The Farmer’s Markets this spring have been like showers of cold tears.
While the weeks of rain have done a lot of good for the thirsty land, it’s caused major stress for the farmers who were ready to plant—rain or shine—but couldn’t work the soggy earth into beds. This is doubly ironic when you consider that although plants need water, farmers here in the arid West have long abandoned rain as a water-delivery system. Since the rains of summer are unreliable at best, and more often absent, Western farmers rely on the artifice of irrigation technology. And in springtime, without sun, rain is not only unnecessary, but it gets in the way of progress.
The farmers at the market looked weary and defeated. When I asked how they were doing, their answers ranged from “cold, wet, and miserable” to “Don’t rub it in.”
Meanwhile, determined shoppers bundled against a gusting cold that was more like autumn than spring. They bought tomato starts and green garlic and beefy spinach leaves. Everywhere there was rhubarb, that impossibly sour blessing of spring.
Months before he died, the great poet Pablo Neruda finished his last work, The Book of Questions. Every sentence of every stanza of every poem is a question, and they combine the infinite springtime innocence of a child asking “Why is the sky blue?” (not in the book) with the weathered, grim, autumnal musings of a wise soul, who still can’t quite comprehend it all, asking, “If all rivers are sweet, where does the sea get its salt?”
I was reminded of that question one soggy day at the Farmer’s Market, looking into the eyes of a bereaved friend while she held a bunch of radishes. She was somber and quiet, but her eyes were so clear they startled me.
Later, by the creek that runs through the ashes of a burned forest where I was hunting soggy morels, I thought of those eyes. Like her eyes, that creek was clear, blue, and sweet.
In life, as in food, there is sweetness and saltiness, sourness and bitterness. More often than not, they are present together in some combination. At least one would hope so. For what good would rhubarb be without strawberries, or apples, to contribute their sweetness?
Meanwhile, what kind of god, or goddess, or whatever or whomever decides these things, decided to make rhubarb an early-season thing, and strawberries a mid-summer’s thing, with apples ripening in the fall? If I were Pablo Neruda, I would ask, “Does the rhubarb dream of strawberries, and wake up crying sweet tears?”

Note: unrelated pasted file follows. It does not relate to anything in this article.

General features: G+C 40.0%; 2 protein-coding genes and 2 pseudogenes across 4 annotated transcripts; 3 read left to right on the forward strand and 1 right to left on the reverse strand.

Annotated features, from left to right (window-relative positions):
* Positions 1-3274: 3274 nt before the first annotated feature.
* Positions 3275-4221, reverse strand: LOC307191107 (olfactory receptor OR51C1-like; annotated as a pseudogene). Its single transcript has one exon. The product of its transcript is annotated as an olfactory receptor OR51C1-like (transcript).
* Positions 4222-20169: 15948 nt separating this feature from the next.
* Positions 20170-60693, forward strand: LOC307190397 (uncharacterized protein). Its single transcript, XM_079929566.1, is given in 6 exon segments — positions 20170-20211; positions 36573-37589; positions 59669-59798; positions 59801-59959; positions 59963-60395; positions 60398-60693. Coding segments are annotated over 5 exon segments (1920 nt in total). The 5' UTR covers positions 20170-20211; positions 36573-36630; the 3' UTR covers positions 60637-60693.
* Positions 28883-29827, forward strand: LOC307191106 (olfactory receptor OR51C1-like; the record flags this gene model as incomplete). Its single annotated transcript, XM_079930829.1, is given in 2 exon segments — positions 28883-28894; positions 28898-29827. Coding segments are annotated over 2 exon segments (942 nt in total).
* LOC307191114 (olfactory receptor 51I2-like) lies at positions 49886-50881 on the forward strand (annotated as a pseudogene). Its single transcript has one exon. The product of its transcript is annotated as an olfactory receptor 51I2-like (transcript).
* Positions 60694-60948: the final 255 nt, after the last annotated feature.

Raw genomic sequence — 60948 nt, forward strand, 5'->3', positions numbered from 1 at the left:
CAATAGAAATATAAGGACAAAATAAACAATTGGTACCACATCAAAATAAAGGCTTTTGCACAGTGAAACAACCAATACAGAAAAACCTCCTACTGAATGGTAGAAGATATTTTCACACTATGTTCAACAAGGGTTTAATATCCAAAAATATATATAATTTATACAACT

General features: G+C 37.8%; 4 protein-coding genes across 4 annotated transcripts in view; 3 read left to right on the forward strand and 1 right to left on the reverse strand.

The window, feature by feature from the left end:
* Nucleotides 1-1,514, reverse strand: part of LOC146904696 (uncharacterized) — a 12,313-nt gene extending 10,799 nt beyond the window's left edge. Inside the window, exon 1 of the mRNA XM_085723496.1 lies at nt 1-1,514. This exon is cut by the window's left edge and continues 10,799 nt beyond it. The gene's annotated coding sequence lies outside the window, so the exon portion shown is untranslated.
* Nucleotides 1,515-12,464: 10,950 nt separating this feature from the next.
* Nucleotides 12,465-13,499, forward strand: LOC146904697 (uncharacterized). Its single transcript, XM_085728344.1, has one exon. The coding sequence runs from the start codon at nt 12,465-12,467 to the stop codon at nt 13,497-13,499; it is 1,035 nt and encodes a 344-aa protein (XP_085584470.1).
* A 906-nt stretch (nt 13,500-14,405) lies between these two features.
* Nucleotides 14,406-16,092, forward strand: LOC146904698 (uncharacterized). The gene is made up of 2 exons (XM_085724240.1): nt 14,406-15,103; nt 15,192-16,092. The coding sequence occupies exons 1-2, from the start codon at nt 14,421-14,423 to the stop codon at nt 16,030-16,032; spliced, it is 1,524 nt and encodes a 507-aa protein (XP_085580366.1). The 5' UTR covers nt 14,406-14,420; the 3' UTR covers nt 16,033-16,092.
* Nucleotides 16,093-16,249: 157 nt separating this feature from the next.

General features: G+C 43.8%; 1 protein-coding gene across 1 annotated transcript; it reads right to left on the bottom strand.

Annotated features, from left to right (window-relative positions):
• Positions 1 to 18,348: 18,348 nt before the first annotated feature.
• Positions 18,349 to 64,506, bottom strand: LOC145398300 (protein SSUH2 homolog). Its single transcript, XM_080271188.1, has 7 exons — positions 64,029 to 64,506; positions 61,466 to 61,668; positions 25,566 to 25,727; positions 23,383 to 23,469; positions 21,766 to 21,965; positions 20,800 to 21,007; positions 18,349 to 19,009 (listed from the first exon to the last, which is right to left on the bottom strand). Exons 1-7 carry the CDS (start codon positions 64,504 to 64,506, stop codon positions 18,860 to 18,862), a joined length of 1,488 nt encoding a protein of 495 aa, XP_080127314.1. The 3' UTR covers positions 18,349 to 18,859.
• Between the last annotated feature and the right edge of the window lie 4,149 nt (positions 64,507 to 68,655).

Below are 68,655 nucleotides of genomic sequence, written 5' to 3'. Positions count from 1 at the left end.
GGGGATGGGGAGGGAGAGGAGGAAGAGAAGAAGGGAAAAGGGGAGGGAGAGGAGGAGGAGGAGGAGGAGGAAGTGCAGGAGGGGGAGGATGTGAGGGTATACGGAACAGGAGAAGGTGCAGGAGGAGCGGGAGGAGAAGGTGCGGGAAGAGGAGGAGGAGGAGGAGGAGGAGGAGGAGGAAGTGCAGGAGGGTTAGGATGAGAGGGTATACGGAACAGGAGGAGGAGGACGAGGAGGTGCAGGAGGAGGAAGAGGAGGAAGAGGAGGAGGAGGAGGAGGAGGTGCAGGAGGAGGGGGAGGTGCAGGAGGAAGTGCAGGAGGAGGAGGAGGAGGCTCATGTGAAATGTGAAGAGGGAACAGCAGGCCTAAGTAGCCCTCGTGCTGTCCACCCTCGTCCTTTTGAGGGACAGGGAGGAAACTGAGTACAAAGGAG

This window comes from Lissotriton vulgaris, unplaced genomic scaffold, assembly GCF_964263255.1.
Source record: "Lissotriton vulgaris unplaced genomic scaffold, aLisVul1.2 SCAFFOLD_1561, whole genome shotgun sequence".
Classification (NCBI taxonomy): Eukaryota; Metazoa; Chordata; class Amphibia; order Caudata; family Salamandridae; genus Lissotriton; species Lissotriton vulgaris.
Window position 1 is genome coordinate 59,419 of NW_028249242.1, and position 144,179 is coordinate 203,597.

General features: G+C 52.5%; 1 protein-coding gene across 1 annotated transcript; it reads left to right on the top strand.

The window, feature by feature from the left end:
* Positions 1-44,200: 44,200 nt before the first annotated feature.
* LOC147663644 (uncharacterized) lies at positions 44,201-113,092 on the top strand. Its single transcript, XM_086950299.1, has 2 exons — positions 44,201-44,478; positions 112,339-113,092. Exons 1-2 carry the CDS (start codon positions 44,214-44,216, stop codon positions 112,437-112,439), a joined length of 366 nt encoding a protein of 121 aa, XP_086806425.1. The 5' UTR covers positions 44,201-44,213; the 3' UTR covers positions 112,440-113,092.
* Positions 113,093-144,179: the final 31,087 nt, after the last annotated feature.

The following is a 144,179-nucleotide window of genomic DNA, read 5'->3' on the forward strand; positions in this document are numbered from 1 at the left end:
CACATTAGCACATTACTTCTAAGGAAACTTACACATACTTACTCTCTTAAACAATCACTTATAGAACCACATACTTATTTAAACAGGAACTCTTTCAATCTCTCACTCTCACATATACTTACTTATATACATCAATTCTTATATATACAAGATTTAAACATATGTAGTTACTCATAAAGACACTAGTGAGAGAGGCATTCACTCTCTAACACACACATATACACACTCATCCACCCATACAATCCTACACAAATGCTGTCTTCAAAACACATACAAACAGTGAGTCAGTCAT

Ashes, rain, rhubarb. This grim whirlwind of thoughts haunted my attention as I sat by the fire at morel camp. Then my friend Margie sat down by the fire and began to make a cobbler out of fresh rhubarb and store-bought strawberries. The strawberries were flown in from a farm far away, and they were nothing like the strawberries from my garden that will be falling-apart juicy in about two weeks.
Margie melted butter in the skillet. Then she added the chopped opposing forces of strawberries and rhubarb and sprinkled them with sugar. Then she spread a layer of granola on top. Then another layer of strawberries and rhubarb, sprinkled with sugar, and another layer of granola. She put a lid on the skillet and cooked it on the fire until it was done. Store-bought strawberries notwithstanding, it was magnificent. And I realized something about all of this angst I’ve been sensing.
See, if you want to make a rhubarb cobbler like this, but with ingredients from your own garden, there is a way: acquire rhubarb now and freeze it for later. When the strawberries are ripe, thaw the rhubarb and do what Margie did. Or, make strawberry rhubarb pie. When the apples are ripe, thaw more rhubarb and make apple rhubarb crisp.
Combining the opposing forces of life into one cohesive package is the best we can do, like sitting in front of a hot fire with the cold wind at your back, or drinking a cold one in the parching sun. But since you can’t always find it all at the same time, you need to take what’s available today and squirrel it away—both physically and metaphysically. When you’re cold and wet, it helps to think about how hot it will be soon, and make a point to remember that rain during the heat of summer. And when the sun comes out, don’t spend it all in one place. Make hay, and save it for the cold and dark, when you’ll need it.
And when your bucket is full of morels plucked from the wet ashes, dry them, or sauté them in butter and freeze them. Save them however you can and use them in autumn, because few things are better with morels than wild game.
The morel of the story? Get it while you can. Save some for later. Eat cobbler by the fire. That’s the rhubarb epiphany.